Personal Perspective On Fish Welfare and How To Protect It

I have been fortunate to work as a veterinarian, researcher, and teacher in aquaculture in many parts of the world for over three and a half decades. In all that time, meeting and talking with many fish (and shrimp) farmers, I have never encountered one who intentionally mistreated their animals. Most expressed considerable concern for their animals [e.g., (1)]. Here, I refer to farmers as the people actively involved in the day-to-day care of the animals. While many owners or investors also share this concern for the animals, in some cases, these individuals or organizations have a more abstract relationship with the animals and have priorities driven by business concerns.

While there has been some significant progress in the practical care of farmed fish over the last three decades, progress has been inconsistent across culture systems and species. I have observed many cases of extremely poor fish welfare, especially around the time of harvest and slaughter. In my experience, such treatment of fish did not appear to be due to malice; in some cases, it was due to lack of understanding or resources, but in many cases, it was failure to implement existing viable strategies. Even in the best farming systems, there is still the potential for improvements in fish welfare and the question remains how should we achieve such gains?

Personally, working in both the applied and academic contexts, the relationship between improved academic understanding of welfare and practical care has been far from clear to me. Where translation from academic to applied context has been ineffective, it was not always due to the more obvious barriers, for example, lack of clear messages, lack of effective dissemination, or cost of implementation. While complex and unresolved scientific or ethical arguments are difficult to translate into husbandry practices, not all aspects of animal welfare are complex or still widely debated. Even where scientific issues are clear and effectively disseminated, and there is a demonstrable benefit for the business, progress remains limited.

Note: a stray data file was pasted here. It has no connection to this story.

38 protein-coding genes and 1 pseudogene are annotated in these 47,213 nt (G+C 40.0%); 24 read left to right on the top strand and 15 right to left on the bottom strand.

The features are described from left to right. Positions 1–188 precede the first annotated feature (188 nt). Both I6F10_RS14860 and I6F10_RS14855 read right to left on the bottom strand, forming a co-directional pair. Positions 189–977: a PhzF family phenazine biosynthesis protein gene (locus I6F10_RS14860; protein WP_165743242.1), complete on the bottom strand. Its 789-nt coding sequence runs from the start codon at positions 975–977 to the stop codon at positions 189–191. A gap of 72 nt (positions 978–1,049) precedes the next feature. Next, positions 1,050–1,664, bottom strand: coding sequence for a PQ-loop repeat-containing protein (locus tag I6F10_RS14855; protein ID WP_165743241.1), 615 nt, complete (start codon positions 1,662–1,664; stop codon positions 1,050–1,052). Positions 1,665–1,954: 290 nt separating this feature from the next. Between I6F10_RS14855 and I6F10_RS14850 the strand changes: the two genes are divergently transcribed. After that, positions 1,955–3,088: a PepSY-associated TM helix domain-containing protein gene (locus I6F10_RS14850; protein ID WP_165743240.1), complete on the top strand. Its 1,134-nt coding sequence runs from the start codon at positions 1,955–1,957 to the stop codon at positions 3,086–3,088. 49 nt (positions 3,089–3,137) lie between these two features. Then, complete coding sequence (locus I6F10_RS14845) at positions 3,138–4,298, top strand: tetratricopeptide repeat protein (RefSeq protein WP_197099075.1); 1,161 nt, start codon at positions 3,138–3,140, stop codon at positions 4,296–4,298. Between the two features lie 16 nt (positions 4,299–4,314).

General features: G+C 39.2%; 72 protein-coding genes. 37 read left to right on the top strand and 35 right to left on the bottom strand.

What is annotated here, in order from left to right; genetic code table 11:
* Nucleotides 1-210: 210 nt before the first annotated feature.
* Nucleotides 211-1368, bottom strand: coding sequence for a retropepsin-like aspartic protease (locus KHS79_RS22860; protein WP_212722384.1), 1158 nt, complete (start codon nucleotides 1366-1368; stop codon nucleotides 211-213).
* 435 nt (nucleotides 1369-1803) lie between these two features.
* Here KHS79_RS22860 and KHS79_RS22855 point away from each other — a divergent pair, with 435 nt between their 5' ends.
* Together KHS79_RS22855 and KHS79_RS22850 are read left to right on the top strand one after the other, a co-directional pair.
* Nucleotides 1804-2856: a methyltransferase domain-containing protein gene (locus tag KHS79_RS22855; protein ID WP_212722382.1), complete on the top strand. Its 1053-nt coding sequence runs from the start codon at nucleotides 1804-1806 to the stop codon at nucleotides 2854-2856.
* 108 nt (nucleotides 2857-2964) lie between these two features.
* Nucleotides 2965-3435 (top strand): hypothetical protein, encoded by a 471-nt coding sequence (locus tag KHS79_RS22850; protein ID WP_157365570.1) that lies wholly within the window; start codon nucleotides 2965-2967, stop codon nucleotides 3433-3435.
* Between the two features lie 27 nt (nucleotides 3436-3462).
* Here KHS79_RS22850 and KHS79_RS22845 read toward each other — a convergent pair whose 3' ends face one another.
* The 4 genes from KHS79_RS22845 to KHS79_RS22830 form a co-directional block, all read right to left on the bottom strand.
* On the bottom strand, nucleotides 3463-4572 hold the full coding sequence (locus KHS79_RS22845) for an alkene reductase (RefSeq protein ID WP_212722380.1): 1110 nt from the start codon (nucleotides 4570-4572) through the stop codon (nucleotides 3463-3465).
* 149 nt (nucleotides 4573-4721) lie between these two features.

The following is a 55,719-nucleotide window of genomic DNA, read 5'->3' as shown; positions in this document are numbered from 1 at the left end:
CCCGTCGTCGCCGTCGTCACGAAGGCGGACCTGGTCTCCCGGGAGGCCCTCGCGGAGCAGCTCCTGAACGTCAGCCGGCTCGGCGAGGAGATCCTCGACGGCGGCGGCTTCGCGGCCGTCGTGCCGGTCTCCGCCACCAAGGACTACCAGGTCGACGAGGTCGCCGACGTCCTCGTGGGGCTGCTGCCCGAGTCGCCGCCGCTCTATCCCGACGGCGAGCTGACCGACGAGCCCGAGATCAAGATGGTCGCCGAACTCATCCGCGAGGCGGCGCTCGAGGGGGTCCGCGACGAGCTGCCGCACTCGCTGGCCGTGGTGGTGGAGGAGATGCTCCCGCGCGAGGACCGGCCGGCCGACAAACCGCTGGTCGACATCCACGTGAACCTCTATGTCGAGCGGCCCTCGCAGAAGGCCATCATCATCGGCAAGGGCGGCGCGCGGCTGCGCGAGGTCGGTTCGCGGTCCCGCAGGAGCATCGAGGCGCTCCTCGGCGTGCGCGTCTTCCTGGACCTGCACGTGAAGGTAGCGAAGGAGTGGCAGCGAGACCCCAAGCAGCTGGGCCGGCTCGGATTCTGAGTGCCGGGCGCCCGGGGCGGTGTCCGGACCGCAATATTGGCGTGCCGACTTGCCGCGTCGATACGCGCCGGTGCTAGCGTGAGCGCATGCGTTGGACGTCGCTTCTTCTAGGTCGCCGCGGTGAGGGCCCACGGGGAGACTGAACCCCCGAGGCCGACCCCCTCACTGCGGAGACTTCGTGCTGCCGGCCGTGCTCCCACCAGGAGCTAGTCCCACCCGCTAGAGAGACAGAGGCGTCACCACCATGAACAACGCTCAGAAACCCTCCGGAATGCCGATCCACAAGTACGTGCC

Therefore, there must be other barriers to the translation from academic endeavors to practical animal welfare. Reflecting on how theoretical understanding has influenced my own practical actions regarding fish welfare, I find that some information has remained academic theory while other examples have affected my behavior. For example, work by Victoria Braithwaite on simple manipulations in the environment and feeding of juvenile cod (Gadus morhua) (2) opened my eyes to the possibility that fish might be capable of more complex and rewarding lives than I had previously thought possible, but this did not significantly affect my actions. In contrast, discussions on pain in fish based on studies conceived by Victoria Braithwaite and Mike Gentles (3, 4) convinced me that fish should be given the benefit of the doubt with regard to pain. As a result, I have changed my behavior, with the prevention, or alleviation of (potential) pain in fish becoming a personal priority.

Seeking to understand why some evidence affects behavior and some does not (personally and at an industry or national level), I looked outside the field of animal health, welfare, and husbandry for a conceptual framework. The relationship between information and subsequent action by people is central to public policy and many other areas. Further reading on influencing behavior introduced me to what is referred to as “behavioural theory” in the literature. Here, I use the term “human behavioural theory” to differentiate it from animal ethology. There is a large body of literature and many examples of successful application of the theory to influence peoples’ behavior.

Human behavioral theory is used to understand and influence human behavior by governments and others. It demonstrates that evidence is only one aspect of the suite of influences and contexts that affect our decisions. The concept that our decision making can be influenced was developed by Richard Thaler, a Nobel Prize-winning behavioral economist. The concept is based on influencing our behavior by utilizing our cognitive shortcuts and biases. Influencing people’s behavior is a complex issue and has the potential to be used for unsavory purposes; however, given its success and positive benefits in many areas, it also has the potential to improve the way people care for fish and other animals.